It’s Tuesday afternoon, at least 3 or 4 PM, and this is the first I’ve ever heard of it. Jolly Green is very worried. “I personally don’t mind if you don’t go to the Contest…but maybe some other teachers will look at it as you not performing your duties.” Jolly Green spent the next half hour trying to find ways that I could both do my business and attend this recitation contest. However, unless she could somehow bestow upon me the power of Japanese teleportation, it wasn’t possible. My last class ended at 12:30 PM. The recitation contest was scheduled to start at 2 PM. I had to be in Kyoto before 3 PM and traveling took an hour. There was just no way to do both. Jolly Green frets over this quite a bit before giving in and accepting that unless I had Doraemon’s “dokodemo door” or Goku’s Instantaneous Movement, it was just impossible.
However, still worried, she now goes with me and asks the other teachers if it would be okay if I missed the contest on Wednesday–most of these teachers I’d already asked before. They repeated the same carefree, “Go ahead” they’d given me earlier in the day. Still worrying, Jolly Green takes me to the nagging VP. I explain in the most polite and honorable Japanese I can muster that I have important, pressing business to take care of, and although it meant I wouldn’t be able to attend the Recitation Contest, could I maybe please go so that I wouldn’t be thrown in a Japanese jail or deported or something? VP gives his consent with the same no problem attitude the other teachers have shown–his exact words are, “Sure, that’s completely fine.” Well then, it seems like Jolly Green was just making mountains out of molehills. Everything seemed to be all right.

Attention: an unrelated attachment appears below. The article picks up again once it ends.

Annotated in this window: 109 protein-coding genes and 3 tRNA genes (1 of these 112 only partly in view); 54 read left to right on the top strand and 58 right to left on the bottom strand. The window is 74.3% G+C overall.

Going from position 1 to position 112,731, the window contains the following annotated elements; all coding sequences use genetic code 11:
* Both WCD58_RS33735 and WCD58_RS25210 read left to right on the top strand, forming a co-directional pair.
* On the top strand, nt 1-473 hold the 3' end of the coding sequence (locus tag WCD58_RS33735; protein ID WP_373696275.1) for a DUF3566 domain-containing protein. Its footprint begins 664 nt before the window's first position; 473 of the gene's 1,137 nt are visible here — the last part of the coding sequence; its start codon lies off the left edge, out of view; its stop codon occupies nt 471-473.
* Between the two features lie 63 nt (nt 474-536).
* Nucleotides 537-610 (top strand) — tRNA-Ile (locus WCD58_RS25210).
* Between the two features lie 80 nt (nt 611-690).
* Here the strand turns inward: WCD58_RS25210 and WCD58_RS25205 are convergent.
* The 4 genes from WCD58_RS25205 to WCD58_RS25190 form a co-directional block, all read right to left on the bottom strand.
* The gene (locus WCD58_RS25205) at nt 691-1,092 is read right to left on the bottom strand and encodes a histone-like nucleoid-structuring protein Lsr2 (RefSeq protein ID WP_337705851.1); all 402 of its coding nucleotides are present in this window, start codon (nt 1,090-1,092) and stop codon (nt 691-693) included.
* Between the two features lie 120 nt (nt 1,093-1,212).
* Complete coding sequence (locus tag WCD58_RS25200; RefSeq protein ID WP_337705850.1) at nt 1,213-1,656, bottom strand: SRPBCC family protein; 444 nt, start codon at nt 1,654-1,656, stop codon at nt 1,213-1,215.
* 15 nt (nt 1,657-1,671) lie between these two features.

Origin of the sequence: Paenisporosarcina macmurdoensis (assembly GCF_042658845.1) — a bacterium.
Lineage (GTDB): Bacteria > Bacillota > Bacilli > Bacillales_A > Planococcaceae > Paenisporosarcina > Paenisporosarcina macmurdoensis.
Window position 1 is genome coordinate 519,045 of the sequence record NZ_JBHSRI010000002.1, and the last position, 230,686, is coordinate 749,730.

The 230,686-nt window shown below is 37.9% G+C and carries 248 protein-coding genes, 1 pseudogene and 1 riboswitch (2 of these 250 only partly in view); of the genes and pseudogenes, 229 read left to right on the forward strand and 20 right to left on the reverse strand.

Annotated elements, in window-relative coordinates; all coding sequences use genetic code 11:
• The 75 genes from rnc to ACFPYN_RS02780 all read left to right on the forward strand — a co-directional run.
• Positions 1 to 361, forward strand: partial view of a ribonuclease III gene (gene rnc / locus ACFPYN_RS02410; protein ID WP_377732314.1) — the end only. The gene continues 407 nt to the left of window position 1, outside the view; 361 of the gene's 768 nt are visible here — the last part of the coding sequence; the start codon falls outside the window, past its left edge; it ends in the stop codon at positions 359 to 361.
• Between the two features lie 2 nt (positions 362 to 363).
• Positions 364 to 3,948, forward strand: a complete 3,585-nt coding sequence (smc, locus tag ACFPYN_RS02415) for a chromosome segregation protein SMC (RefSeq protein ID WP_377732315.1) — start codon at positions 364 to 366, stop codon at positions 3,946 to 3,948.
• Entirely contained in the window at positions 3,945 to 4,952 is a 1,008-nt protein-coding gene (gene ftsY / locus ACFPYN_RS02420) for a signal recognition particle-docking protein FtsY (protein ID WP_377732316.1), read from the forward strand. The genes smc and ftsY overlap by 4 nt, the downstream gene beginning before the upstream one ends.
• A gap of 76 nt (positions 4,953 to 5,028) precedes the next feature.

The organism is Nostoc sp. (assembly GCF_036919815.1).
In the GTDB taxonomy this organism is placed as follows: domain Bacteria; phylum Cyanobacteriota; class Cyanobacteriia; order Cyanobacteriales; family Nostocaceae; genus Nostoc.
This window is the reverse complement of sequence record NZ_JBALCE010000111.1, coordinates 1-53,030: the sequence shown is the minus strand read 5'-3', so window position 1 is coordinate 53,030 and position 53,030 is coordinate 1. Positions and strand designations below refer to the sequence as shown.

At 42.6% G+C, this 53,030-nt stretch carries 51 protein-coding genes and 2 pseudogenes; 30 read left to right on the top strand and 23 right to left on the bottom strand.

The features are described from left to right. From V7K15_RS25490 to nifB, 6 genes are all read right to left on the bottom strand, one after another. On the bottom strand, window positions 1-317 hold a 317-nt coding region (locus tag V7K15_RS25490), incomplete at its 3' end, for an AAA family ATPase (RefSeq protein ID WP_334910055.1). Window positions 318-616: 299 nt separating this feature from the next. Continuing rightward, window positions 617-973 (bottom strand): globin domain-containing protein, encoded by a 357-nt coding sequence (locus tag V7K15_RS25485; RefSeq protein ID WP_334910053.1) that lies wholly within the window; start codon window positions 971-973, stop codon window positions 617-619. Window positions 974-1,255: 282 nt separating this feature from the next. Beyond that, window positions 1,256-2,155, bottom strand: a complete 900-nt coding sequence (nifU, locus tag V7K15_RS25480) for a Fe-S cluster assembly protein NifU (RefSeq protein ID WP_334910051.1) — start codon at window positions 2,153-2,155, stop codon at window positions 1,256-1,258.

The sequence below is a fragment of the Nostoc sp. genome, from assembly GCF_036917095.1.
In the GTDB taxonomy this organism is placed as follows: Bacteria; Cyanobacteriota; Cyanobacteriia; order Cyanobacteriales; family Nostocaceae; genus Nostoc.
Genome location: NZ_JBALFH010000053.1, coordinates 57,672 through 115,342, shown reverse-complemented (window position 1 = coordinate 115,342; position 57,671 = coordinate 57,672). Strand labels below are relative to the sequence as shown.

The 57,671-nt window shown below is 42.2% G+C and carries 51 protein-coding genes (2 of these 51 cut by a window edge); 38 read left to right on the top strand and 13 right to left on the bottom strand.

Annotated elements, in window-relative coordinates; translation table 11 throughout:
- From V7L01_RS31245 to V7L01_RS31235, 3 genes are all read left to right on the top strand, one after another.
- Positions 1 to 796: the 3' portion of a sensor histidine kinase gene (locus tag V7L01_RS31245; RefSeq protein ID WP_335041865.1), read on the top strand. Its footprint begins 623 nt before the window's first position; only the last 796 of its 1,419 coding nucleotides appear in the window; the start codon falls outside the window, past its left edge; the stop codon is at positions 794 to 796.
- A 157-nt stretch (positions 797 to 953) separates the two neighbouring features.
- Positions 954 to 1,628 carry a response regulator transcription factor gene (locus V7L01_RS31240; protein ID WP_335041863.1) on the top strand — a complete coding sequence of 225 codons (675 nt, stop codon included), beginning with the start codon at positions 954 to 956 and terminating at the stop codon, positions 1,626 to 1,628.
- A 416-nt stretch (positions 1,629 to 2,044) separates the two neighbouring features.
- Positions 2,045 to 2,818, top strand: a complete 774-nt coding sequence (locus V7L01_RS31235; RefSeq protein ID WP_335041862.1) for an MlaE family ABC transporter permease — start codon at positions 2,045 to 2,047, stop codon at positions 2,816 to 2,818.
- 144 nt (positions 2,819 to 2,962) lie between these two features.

Turns out though, that Jolly Green was right.
Wednesday morning, I was sitting in the teachers room during homeroom period. The VP was there, along with several other teachers who didn’t have a homeroom class. The teachers room is, for the most part, quiet. After a few minutes, VP comes out from behind his desk to have a chat with some of the other teachers. Although I’m not sitting in the same area, I am most certainly within earshot and visual range.
The conversation went a little something like this.
VP: You know, we have the English Recitation Contest today…but our foreign teacher isn’t even going to go!
Other Teachers: Oh, really? Why?
VP: Says he’s got business to take care of.
Other Teachers: So, you mean only the regular Japanese faculty will be there?
VP: Yep. He’s not going at all.
Other Teachers: Oh, the poor kids! They’ll be so disappointed.
VP: Tell me about it! What’s the point of having an English Recitation Contest and not having the foreign teacher be there!
Other Teachers: It’s the worst situation.